Alphabet City: Final Discussion and Wrap Up

Can we be optimistic about the recent upsurge in the attention toward ‘where our food has come from’ or is it just another fad that will stop at the next trip to Starbucks?

Over the past three discussions The Walrus and ALPHABET CITY have tried to encourage debate about the way we grow, process, market, and distribute our food and how it links and effects us in a wide range of ways beyond the supermarket and the dinner table.

Discussion One centered around ALPHABET CITY’s open letter, a call to action, to discuss the problems and policies that center on food production and distribution in today’s food system. For a wider range of ideas take peak at the ALPHABET CITY book here.

“Local food sustainability needs to be central to discussions about our economy.” —Comment from Discussion One

“Food is our fuel. It builds bodies and impassions minds. Wars are fought over it. Peace is brokered over it.” —Comment from Discussion One

Discussion Two opened the debate on the eating locally. Is this a new urban fad or is this a new and sustainable alternative to shipping food from the far reaches of the globe?

“Growing food locally is not difficult. It can occur in the spaces between buildings, under and between our toes, amidst the concrete of the city. As a community arts facilitator and environmental educator, I’m committed to creatively seeking out the fertile spaces where we live.” —Comment from Discussion Two

Discussion Three looked at the lack the availability in the neighborhoods and urban areas that many Canadian make their homes, where fresh produce or a healthy meal is a long bus ride away.

“Food is a right. A livable planet for those who are young now and for those who have not been born is also a right.” —Comment from Discussion Three

Food is one of the most basic building blocks in our lives, yet our social, economic, and political interactions that go into bringing it from field to table are complex and far from perfect as our discussions have hopefully shown. If we are going to build a healthy and sustainable village, how do we manage these connections?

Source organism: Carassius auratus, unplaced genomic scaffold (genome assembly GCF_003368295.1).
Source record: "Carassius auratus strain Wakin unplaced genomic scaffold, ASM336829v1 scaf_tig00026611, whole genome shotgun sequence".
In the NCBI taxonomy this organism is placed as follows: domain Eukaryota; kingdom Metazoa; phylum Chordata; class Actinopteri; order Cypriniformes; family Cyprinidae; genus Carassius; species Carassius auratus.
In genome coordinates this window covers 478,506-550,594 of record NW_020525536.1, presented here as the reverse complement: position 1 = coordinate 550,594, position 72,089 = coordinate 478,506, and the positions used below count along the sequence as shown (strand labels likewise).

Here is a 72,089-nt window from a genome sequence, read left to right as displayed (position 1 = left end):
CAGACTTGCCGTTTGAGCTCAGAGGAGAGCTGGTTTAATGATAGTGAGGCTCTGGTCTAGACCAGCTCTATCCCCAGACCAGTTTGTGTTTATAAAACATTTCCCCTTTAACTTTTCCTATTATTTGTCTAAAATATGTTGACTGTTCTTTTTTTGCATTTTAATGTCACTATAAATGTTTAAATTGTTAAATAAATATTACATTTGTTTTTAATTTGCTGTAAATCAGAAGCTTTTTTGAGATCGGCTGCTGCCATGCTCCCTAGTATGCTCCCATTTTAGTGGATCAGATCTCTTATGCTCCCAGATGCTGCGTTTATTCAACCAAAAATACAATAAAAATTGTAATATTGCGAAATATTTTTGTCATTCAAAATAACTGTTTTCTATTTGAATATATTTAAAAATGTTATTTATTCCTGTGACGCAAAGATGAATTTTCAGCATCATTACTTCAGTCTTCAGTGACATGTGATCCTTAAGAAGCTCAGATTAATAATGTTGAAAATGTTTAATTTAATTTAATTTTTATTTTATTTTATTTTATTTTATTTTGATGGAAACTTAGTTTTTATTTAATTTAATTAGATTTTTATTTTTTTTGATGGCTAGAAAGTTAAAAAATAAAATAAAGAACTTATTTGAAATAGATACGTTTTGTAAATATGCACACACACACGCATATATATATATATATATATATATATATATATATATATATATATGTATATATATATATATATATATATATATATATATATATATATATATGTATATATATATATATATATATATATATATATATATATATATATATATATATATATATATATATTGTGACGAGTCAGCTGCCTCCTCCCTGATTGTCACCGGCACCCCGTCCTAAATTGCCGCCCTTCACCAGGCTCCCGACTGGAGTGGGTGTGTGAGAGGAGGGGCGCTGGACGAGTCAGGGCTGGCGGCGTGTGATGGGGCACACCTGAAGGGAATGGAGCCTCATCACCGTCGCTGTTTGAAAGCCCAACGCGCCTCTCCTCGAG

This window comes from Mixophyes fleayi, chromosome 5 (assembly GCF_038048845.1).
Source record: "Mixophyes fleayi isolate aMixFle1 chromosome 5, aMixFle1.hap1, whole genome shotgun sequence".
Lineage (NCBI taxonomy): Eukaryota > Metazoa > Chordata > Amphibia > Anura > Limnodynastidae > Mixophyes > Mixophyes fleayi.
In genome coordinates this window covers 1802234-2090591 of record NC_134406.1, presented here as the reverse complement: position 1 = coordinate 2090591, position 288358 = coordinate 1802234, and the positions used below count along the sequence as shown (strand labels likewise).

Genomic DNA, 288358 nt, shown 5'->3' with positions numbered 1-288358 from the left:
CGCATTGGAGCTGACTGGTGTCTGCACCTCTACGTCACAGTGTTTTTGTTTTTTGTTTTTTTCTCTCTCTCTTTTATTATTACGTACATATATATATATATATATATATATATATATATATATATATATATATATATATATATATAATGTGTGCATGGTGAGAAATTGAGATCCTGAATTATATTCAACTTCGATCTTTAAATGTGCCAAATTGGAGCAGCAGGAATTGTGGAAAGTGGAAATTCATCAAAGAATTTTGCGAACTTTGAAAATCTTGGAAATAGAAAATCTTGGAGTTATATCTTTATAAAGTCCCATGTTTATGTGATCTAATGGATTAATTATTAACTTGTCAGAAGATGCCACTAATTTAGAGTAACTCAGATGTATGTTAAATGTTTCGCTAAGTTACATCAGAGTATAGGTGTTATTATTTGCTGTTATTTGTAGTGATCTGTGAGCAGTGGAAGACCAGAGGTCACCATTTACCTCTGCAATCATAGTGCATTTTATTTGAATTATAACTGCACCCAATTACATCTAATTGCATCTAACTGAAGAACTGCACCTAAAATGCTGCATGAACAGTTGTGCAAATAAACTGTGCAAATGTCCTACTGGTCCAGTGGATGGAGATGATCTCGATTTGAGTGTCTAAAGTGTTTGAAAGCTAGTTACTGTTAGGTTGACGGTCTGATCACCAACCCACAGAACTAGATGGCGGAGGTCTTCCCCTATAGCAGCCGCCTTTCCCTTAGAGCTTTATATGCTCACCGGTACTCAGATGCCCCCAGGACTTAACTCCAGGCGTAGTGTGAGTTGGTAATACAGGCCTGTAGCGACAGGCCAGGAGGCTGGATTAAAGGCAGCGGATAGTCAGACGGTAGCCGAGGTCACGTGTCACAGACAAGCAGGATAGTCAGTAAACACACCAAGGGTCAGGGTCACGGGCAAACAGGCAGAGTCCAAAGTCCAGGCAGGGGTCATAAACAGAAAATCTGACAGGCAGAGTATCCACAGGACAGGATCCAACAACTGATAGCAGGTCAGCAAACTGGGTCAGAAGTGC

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3 comment(s)

Laura YoungOctober 29, 2007 18:41 EST

To The Staff:
I read twice the article you linked. Whatever do you mean? Whose food policy can change the food system in this case? And what would
the effect be?

Laura YoungNovember 01, 2007 05:26 EST

We've been looking at the food system in these discussions as if governments practice the ideology that all citizens are equally entitled to life, quality of life and an unedited version of truth. But what we view as inalienable rights others intent on self-enrichment view as unattainable for the majority and to be sacrificed for the “greater good” of corporatism, even in a democracy. How bad is it? Think of FEMA’s recent staging of a pretend press conference, where they had their own employees pose as journalists asking questions about the California wildfire. They’re so disinterested in the public, they can’t stomach being questioned about their efforts to serve the public.

The "local food" movement arose because citizens became aware that free market ideology has created an unsustainable and unhealthy export-based agriculture system in many countries, including our own. But since our governments have not rejected the free market system, we must understand that despite the requisite nice story that accompany political remedies (always with private ngo or corporate partnership) it is always a new spin on the old Milton Freedman theories. So Africa's suffering and can't feed itself? Introduce an export-based free market economy. Let the farmers pull themselves up by their own bootstraps. Throw in public and private capital, and 10,000 farmers can band together (under the control of, say, Flamingo Holdings) to further degrade the land at a rapid pace and be globally competitive in the agricultural export business.
Changing organic standards to exclude air transport so that these farmers can't export under the thumb of free market carpet baggers is a good idea, but a better idea is to expose the fact that African parliament is still under the thumb of mostly free market whites, and there is no economic support for poor black farmers from their caucus and bureaucracies unless it involves free market ideals that will eventually put land back into the hands of elitists through economic rather than overtly political means.